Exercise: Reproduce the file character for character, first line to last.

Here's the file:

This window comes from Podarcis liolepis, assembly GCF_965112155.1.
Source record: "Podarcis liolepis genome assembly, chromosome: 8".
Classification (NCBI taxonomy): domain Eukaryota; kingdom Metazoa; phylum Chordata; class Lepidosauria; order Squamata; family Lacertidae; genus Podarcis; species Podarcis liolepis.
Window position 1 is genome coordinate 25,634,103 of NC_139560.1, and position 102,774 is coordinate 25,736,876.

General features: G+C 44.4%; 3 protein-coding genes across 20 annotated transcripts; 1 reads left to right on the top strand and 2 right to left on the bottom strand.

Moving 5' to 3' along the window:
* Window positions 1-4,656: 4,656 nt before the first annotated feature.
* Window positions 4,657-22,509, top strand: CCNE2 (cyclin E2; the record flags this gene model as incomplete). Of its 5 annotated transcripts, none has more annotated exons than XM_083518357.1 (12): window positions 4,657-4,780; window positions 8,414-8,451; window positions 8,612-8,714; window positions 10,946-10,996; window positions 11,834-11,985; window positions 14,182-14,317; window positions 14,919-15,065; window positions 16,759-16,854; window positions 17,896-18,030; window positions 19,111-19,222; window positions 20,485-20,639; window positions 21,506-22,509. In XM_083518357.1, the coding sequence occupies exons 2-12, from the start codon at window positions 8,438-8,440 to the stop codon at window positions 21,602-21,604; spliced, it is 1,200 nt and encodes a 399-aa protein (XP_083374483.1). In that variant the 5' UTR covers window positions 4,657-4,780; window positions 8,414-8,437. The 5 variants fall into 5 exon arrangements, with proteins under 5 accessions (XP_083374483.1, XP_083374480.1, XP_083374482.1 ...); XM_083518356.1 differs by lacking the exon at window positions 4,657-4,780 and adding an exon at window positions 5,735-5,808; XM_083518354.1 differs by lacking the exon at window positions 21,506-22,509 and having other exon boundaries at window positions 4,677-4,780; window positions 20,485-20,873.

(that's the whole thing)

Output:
This window comes from Podarcis liolepis, assembly GCF_965112155.1.
Source record: "Podarcis liolepis genome assembly, chromosome: 8".
Classification (NCBI taxonomy): domain Eukaryota; kingdom Metazoa; phylum Chordata; class Lepidosauria; order Squamata; family Lacertidae; genus Podarcis; species Podarcis liolepis.
Window position 1 is genome coordinate 25,634,103 of NC_139560.1, and position 102,774 is coordinate 25,736,876.

General features: G+C 44.4%; 3 protein-coding genes across 20 annotated transcripts; 1 reads left to right on the top strand and 2 right to left on the bottom strand.

Moving 5' to 3' along the window:
* Window positions 1-4,656: 4,656 nt before the first annotated feature.
* Window positions 4,657-22,509, top strand: CCNE2 (cyclin E2; the record flags this gene model as incomplete). Of its 5 annotated transcripts, none has more annotated exons than XM_083518357.1 (12): window positions 4,657-4,780; window positions 8,414-8,451; window positions 8,612-8,714; window positions 10,946-10,996; window positions 11,834-11,985; window positions 14,182-14,317; window positions 14,919-15,065; window positions 16,759-16,854; window positions 17,896-18,030; window positions 19,111-19,222; window positions 20,485-20,639; window positions 21,506-22,509. In XM_083518357.1, the coding sequence occupies exons 2-12, from the start codon at window positions 8,438-8,440 to the stop codon at window positions 21,602-21,604; spliced, it is 1,200 nt and encodes a 399-aa protein (XP_083374483.1). In that variant the 5' UTR covers window positions 4,657-4,780; window positions 8,414-8,437. The 5 variants fall into 5 exon arrangements, with proteins under 5 accessions (XP_083374483.1, XP_083374480.1, XP_083374482.1 ...); XM_083518356.1 differs by lacking the exon at window positions 4,657-4,780 and adding an exon at window positions 5,735-5,808; XM_083518354.1 differs by lacking the exon at window positions 21,506-22,509 and having other exon boundaries at window positions 4,677-4,780; window positions 20,485-20,873.